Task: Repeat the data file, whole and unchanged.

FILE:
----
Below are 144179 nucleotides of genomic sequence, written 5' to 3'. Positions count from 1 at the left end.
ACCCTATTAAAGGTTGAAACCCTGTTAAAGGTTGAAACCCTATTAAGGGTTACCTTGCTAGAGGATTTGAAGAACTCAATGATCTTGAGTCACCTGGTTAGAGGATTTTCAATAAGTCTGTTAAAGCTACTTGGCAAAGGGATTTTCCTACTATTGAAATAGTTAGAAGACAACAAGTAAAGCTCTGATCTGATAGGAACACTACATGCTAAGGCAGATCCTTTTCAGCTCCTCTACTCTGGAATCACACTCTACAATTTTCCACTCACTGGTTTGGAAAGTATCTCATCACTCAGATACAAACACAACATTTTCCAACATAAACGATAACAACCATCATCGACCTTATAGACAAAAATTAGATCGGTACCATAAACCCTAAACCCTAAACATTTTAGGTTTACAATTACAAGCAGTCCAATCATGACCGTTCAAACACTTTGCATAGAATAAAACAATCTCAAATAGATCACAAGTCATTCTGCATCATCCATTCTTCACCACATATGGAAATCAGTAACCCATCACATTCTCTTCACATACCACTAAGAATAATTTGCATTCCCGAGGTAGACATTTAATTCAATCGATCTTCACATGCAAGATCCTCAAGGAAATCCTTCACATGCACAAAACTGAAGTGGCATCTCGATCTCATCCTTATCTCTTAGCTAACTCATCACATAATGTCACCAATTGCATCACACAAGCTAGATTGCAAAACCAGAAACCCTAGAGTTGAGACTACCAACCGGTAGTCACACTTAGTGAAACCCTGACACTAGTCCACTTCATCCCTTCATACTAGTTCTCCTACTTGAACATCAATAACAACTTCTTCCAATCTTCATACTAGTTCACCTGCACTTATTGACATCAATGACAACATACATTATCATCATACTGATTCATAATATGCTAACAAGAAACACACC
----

Below are 144179 nucleotides of genomic sequence, written 5' to 3'. Positions count from 1 at the left end.
ACCCTATTAAAGGTTGAAACCCTGTTAAAGGTTGAAACCCTATTAAGGGTTACCTTGCTAGAGGATTTGAAGAACTCAATGATCTTGAGTCACCTGGTTAGAGGATTTTCAATAAGTCTGTTAAAGCTACTTGGCAAAGGGATTTTCCTACTATTGAAATAGTTAGAAGACAACAAGTAAAGCTCTGATCTGATAGGAACACTACATGCTAAGGCAGATCCTTTTCAGCTCCTCTACTCTGGAATCACACTCTACAATTTTCCACTCACTGGTTTGGAAAGTATCTCATCACTCAGATACAAACACAACATTTTCCAACATAAACGATAACAACCATCATCGACCTTATAGACAAAAATTAGATCGGTACCATAAACCCTAAACCCTAAACATTTTAGGTTTACAATTACAAGCAGTCCAATCATGACCGTTCAAACACTTTGCATAGAATAAAACAATCTCAAATAGATCACAAGTCATTCTGCATCATCCATTCTTCACCACATATGGAAATCAGTAACCCATCACATTCTCTTCACATACCACTAAGAATAATTTGCATTCCCGAGGTAGACATTTAATTCAATCGATCTTCACATGCAAGATCCTCAAGGAAATCCTTCACATGCACAAAACTGAAGTGGCATCTCGATCTCATCCTTATCTCTTAGCTAACTCATCACATAATGTCACCAATTGCATCACACAAGCTAGATTGCAAAACCAGAAACCCTAGAGTTGAGACTACCAACCGGTAGTCACACTTAGTGAAACCCTGACACTAGTCCACTTCATCCCTTCATACTAGTTCTCCTACTTGAACATCAATAACAACTTCTTCCAATCTTCATACTAGTTCACCTGCACTTATTGACATCAATGACAACATACATTATCATCATACTGATTCATAATATGCTAACAAGAAACACACC